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The Sure Thing


Pat Jordan doesn’t like Derek Jeter, but:

I have to admit that if I was a major league pitcher today, and Jeter was at the peak of his game, Derek Jeter would be the one shortstop I’d want to play behind me. Why? Simple. Jeter’s always caught the ball. J.J. Hardy, the Orioles’ Gold Glove shortstop told me the cardinal rule of playing shortstop is, “You can’t throw the ball if you don’t catch it.”

[Photo Via: Bleeding Yankee Blue]

Stick ‘Em

Over at SB Nation’s Longform, check out Flinder Boyd’s piece on Chris Copeland:

An hour and a half before the Knicks-Pistons game in London’s O2 arena this past January, Chris Copeland was already shooting around, sweat dripping off his practice jersey, and the squeak of his sneakers echoing off the nearly empty seats. I was in town for the week to analyze the game for the BBC and looked forward to catching up with my old teammate.

Aside from the rare, brief phone conversation, the last time I spoke to Chris Copeland was more than five years ago. He was stuffing whatever clothes he had into a duffle bag in a rundown hotel outside of Santiago de Compostela. We were briefly teammates in Spain before management decided he wasn’t good enough to play for even the lowest of second division teams and suddenly terminated his contract. I still remember his sense of failure and how the fear of the unknown reduced him to an anxious child.

Even at 6’8 it was sometimes easy to forget Copeland played professional basketball. He’s friendly and unassuming, and his round, vibrant face and long lanky arms covered in a layer of baby fat often made him seem younger than he was. When I knew him, there was nothing in his game, at least visibly, to suggest he could ever, even in the most outlandish of clichéd fairy-tale stories, end up playing for the New York Knicks. Yet here he was, a 29-year-old NBA rookie coming off a 22-point master-class performance four nights earlier against New Orleans and in the starting line-up against the Pistons in London. “I can’t explain it,” he said. “It’s just what I always dreamed about it.” Sure, I thought. Every boy who has ever picked up a ball dreams of playing in the NBA, but to make it at his age, with a limited basketball pedigree, after spending the last few years in the roundball backwaters of northern Europe, is not only unheard of, but virtually impossible.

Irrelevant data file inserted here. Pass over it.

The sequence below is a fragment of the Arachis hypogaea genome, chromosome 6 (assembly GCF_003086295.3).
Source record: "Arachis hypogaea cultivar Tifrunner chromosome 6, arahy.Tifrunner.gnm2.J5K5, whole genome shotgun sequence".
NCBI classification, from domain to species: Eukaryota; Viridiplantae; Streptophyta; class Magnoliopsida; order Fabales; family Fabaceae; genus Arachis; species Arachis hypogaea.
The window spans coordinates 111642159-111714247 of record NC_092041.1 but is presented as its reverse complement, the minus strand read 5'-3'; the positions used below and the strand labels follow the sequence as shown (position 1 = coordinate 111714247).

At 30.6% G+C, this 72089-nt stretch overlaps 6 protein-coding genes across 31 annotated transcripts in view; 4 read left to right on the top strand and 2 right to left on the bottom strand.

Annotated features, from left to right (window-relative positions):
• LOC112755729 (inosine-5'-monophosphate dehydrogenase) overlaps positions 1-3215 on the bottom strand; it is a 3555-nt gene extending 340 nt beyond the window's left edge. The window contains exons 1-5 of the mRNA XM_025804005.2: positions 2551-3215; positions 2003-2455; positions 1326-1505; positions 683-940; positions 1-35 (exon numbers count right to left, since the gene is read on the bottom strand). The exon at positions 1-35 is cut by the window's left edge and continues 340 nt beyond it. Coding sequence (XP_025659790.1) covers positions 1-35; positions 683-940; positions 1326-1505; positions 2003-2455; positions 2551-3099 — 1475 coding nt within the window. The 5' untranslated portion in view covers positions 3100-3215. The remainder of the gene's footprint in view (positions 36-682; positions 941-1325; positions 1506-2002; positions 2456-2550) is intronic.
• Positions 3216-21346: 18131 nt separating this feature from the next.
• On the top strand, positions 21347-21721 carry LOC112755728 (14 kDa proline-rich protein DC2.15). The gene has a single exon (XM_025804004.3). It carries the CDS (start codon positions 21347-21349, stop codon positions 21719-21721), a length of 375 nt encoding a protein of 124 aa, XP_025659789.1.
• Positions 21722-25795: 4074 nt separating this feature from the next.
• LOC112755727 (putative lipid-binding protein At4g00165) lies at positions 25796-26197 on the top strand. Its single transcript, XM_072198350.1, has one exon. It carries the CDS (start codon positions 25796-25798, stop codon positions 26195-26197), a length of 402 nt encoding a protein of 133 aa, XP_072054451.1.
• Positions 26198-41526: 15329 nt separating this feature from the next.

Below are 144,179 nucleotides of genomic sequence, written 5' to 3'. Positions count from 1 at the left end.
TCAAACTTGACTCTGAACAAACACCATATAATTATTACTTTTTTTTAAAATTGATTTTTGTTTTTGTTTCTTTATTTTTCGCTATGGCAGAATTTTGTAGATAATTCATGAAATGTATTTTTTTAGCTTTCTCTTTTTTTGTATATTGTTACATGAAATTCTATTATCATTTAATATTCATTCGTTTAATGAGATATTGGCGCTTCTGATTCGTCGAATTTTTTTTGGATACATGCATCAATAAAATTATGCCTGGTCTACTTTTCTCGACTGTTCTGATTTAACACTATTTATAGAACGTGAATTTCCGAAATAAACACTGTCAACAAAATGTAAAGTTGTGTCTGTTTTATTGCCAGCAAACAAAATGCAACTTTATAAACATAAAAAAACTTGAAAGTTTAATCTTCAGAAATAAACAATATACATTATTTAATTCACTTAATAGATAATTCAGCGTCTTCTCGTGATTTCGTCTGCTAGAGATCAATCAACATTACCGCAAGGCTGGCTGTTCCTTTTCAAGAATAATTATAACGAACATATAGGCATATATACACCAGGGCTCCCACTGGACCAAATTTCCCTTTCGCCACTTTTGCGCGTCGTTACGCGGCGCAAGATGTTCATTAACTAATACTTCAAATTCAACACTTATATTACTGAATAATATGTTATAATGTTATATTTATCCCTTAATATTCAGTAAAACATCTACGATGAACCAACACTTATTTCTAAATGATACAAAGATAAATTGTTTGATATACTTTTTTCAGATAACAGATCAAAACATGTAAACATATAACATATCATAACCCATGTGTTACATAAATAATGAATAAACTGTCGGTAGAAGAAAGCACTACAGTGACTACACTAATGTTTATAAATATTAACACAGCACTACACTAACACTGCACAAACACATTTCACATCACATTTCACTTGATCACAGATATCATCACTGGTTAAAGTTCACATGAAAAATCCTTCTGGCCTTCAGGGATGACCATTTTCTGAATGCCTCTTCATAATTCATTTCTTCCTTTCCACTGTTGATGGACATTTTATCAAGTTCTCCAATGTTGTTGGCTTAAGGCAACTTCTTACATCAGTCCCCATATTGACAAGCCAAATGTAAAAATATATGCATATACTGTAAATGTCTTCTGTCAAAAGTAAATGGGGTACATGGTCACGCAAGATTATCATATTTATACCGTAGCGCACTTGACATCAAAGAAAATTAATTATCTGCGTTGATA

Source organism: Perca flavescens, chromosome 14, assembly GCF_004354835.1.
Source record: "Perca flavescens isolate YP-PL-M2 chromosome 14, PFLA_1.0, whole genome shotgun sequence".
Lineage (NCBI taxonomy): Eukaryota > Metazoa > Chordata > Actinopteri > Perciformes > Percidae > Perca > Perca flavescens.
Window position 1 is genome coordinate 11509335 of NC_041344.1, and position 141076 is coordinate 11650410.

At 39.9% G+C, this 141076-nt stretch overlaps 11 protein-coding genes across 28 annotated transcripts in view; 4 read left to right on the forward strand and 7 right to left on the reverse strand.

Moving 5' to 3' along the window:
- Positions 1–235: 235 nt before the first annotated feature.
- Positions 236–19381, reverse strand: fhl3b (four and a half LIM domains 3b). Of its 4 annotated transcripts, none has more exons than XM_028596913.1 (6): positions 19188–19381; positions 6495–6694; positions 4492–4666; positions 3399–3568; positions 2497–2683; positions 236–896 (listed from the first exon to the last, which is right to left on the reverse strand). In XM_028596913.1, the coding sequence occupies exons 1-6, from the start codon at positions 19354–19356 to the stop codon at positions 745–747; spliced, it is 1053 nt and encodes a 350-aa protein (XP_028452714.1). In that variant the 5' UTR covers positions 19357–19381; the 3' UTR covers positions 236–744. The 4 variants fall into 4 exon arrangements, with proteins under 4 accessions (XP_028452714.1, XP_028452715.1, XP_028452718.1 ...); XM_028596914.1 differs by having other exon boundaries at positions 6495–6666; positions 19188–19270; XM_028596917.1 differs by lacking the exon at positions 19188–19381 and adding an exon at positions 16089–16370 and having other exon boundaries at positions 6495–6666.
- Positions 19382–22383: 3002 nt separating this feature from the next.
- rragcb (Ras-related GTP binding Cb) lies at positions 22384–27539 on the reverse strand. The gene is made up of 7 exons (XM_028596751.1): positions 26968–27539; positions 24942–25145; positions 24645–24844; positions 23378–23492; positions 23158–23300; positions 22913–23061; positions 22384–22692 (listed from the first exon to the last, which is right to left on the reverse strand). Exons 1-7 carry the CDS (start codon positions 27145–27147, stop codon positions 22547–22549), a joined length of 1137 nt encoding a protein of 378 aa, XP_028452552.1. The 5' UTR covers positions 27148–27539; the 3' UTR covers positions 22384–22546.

The Last Shot

Powerful story by Michael Graff over at SB Nation.

[Photo Via: GU]

Table for Two

Over at SB Nation check out Ashley Harrell’s story on love and ping pong in New York. It’s a good one.

[Photo Credit:  Mallie Cullen]

Soul on Ice

Over at SB Nation’s Longform site, here’s Bill Littlefield on Digit Murphy:

Digit Murphy might have been a terrific coach for the Brown University men’s ice hockey team. It’s a shame she didn’t get a shot at the job three winters ago.

Murphy’s qualifications included – and include – the kind of energy that makes everybody in the room sit up straight and listen when she begins talking, which she rarely fails to do. That’s a useful quality when you are trying to recruit a player who’s been offered a free ride at North Dakota, Wisconsin or Minnesota, or, if he prefers the east, Boston University or Boston College, both former national champions, to a school that technically doesn’t give athletic scholarships.

So, energy. Slight and bright-eyed Murphy doesn’t do sitting still. She looks as if her short, dark hair should be wind-blown, even when there’s no wind. She is the sort of person who’ll text you to see if you’re in your office. Text back “Yes,” and in a few minutes she’ll be there, a slender, youthful storm of sound and enthusiasm in space that feels too small to contain her as she hands out her business cards at random, then earnestly tries to convince your graduate-student intern that she’s wasting her time in radio and should come to work for the Boston Blades. Actually, Murphy’s not the sort of person who does that. She is the person who did that where I work, at WBUR, Boston’s NPR news station at Boston University, on a weekday in October when she came to town to talk to a class and found herself facing 15 minutes without an audience. She must have figured somebody needed to hear about the line of sports clothes and equipment she planned on designing for women, or the blog post she is writing to encourage women who want to be coaches, or the partnerships she is trying to build with various celebrities in support of various progressive adventures.